There are a gazillion discussions on the web about Peak Oil, I think it is a distraction.

The basic tenet of Peak Oilers argument is that:

"As oil wells age, the flow rate inevitably decreases, so that it will be impossible to pump the oil as quickly and demand will exceed supply"

Ultimately of course this is true, but it does NOT follow that the shape of the production curve at the end will follow the same shape as oil sources that experienced their peak production when there was still plenty of other conventional oil sources competing to supply the market (e.g. those of the USA and UK).

Economics will justify extra effort to get the remaining oil out of the ground without dropping the production rate (or even increasing it), this is not "impossible", just more expensive.

This is why Stern and other professionals dismiss it and why it wont help us avoid climate change.

The whole debate about Peak Oil is an unnecessary distraction, we must stay absolutely focussed on reducing CO2e emissions to save ourselves.

It's a pity really, I wish the World would have run out of oil already, still the stuff is too cheap.

Timbo.
thos

timbo wrote:

It's a pity really, I wish the World would have run out of oil already, still the stuff is too cheap.
Timbo.


We should really be saving the oil for the next Ice Age. We'll need it then, if we don't want to all stand on Zanzibar.
Blue Peter

timbo wrote:

The basic tenet of Peak Oilers argument is that:

"As oil wells age, the flow rate inevitably decreases, so that it will be impossible to pump the oil as quickly and demand will exceed supply"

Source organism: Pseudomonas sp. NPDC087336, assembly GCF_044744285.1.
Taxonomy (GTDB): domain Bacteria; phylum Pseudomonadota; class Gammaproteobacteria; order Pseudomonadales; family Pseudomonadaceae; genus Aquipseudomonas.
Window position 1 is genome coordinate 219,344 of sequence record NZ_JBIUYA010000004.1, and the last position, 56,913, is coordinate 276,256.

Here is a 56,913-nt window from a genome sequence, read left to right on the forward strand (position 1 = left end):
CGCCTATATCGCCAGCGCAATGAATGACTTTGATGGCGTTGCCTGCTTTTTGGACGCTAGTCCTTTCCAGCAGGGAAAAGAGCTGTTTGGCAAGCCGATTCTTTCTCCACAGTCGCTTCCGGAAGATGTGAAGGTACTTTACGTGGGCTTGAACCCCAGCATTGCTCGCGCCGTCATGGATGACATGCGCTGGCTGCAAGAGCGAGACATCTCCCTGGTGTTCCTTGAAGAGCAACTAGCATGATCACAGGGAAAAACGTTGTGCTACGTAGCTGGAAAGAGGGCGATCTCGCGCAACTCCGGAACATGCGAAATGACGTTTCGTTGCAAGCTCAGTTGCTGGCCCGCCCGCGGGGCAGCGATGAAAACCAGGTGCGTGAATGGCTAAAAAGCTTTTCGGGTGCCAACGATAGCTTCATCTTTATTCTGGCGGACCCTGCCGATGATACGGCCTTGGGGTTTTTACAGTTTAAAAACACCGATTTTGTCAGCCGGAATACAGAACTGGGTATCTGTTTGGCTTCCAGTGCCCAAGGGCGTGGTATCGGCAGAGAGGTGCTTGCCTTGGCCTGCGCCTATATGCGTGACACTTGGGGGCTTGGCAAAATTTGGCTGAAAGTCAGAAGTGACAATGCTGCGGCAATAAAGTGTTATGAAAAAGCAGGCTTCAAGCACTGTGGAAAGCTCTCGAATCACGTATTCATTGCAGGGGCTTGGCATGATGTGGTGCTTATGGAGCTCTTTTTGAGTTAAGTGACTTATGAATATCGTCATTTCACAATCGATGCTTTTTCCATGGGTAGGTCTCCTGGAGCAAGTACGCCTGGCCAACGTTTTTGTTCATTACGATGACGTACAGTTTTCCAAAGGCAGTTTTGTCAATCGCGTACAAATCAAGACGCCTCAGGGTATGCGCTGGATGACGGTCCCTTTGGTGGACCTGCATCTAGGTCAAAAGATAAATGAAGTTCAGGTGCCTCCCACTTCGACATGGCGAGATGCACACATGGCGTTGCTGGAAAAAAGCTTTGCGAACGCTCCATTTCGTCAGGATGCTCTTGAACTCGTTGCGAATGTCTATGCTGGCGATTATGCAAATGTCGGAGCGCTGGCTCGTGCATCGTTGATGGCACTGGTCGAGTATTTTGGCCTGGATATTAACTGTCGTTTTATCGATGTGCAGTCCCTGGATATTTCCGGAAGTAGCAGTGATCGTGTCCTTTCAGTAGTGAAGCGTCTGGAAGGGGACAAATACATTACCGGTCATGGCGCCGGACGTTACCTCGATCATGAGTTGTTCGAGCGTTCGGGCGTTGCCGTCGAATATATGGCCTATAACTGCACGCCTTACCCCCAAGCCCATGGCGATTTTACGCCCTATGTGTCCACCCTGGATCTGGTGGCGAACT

Ultimately of course this is true, but it does NOT follow that the shape of the production curve at the end will follow the same shape as oil sources that experienced their peak production when there was still plenty of other conventional oil sources competing to supply the market (e.g. those of the USA and UK).

Economics will justify extra effort to get the remaining oil out of the ground without dropping the production rate (or even increasing it), this is not "impossible", just more expensive.



I believe that peak oil is defined as the peak flow of oil, so, by definition, the rate can't be increased after peak.

What you may be saying is that peak tends to occur at roughly 50% depletion. However, peak may occur after this, if a real effort is made to increase production. This is true (to a certain extent). Incidently, I believe that overproducing a field does tend to damage it, so that you may get less oil out than you would otherwise have.


I agree that the roughly symmetrical extraction profile has so far only been seen in cases where the oil market is still expanding. It is therefore a theoretical prediction that this will still occur post-peak. I think that it would also be reasonable to take what I think is the opposite of your point of view, in which, post peak, rather less oil is produced than might otherwise be expected because it is being extracted in a declining economy. That is one in which undertaking difficult engineering projects becomes harder and harder,


Peter.
Shane

Blue Peter wrote:
Incidently, I believe that overproducing a field does tend to damage it, so that you may get less oil out than you would otherwise have.

Yep - if you produce a well too hard you can cause it to collapse, which results in lots of sand coming up with your oil and your separators getting clogged up, meaning you have to abandon the well earlier than planned. Fortunately, there are lots of clever reservoir engineers out there nowadays that can work out how much you can turn up a well and get away with it. Of course, the money men don't always listen to them!

Blue Peter wrote:
I think that it would also be reasonable to take what I think is the opposite of your point of view, in which, post peak, rather less oil is produced than might otherwise be expected because it is being extracted in a declining economy. That is one in which undertaking difficult engineering projects becomes harder and harder